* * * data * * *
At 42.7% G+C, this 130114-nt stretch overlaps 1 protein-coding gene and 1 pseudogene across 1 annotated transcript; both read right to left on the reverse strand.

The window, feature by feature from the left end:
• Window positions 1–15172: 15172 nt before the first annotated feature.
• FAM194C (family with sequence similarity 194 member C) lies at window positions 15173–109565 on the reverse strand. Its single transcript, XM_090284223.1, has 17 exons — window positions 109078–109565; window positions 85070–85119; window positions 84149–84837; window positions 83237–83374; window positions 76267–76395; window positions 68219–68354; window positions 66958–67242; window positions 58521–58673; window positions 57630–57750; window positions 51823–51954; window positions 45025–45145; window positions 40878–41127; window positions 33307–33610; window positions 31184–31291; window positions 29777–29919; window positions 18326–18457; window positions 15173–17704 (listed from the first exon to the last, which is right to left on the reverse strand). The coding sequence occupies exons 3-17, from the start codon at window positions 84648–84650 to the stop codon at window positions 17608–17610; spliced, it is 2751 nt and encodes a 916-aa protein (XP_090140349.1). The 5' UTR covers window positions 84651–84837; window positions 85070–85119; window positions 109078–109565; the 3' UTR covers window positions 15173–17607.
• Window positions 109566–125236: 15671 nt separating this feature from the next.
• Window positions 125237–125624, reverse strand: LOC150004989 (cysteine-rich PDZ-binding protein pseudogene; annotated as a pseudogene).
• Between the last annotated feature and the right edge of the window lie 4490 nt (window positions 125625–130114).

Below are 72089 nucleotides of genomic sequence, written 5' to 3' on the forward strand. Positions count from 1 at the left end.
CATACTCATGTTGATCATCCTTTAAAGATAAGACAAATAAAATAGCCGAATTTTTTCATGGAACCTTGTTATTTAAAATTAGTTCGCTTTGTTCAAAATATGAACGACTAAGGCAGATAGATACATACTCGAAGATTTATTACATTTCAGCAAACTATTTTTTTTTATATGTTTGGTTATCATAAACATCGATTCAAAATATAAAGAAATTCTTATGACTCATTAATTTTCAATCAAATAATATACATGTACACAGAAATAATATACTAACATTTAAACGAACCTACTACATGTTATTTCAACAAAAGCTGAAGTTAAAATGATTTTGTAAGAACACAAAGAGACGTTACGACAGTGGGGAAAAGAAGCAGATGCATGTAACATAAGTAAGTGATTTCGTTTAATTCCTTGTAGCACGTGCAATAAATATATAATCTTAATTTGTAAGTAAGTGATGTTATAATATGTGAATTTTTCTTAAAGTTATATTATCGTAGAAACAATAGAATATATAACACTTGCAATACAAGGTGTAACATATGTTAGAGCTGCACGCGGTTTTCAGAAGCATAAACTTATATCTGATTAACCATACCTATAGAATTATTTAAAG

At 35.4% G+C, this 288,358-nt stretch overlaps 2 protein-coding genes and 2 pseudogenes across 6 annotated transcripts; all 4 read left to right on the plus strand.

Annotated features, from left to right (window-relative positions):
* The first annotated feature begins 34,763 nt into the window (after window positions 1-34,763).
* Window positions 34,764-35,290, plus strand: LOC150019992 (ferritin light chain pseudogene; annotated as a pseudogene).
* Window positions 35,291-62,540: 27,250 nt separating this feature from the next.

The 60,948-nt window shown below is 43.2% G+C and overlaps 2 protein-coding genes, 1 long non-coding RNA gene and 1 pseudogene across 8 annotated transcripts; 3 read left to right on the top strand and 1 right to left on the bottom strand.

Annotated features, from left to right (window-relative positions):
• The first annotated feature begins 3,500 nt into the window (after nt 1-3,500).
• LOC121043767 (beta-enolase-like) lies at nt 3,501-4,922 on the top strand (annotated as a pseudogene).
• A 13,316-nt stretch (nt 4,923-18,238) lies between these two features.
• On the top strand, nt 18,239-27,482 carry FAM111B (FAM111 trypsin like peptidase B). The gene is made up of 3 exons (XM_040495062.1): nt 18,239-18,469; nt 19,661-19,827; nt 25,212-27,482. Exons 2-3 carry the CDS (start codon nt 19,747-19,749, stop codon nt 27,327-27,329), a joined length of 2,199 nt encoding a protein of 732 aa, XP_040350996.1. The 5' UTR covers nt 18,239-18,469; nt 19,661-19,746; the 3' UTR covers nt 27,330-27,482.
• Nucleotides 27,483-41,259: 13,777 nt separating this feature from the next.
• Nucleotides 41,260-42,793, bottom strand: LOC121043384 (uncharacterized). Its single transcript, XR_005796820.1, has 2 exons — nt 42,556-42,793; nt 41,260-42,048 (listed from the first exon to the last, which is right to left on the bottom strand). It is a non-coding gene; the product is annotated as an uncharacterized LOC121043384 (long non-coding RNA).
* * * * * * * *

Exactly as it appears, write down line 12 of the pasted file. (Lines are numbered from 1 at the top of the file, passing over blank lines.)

* The first annotated feature begins 34,763 nt into the window (after window positions 1-34,763).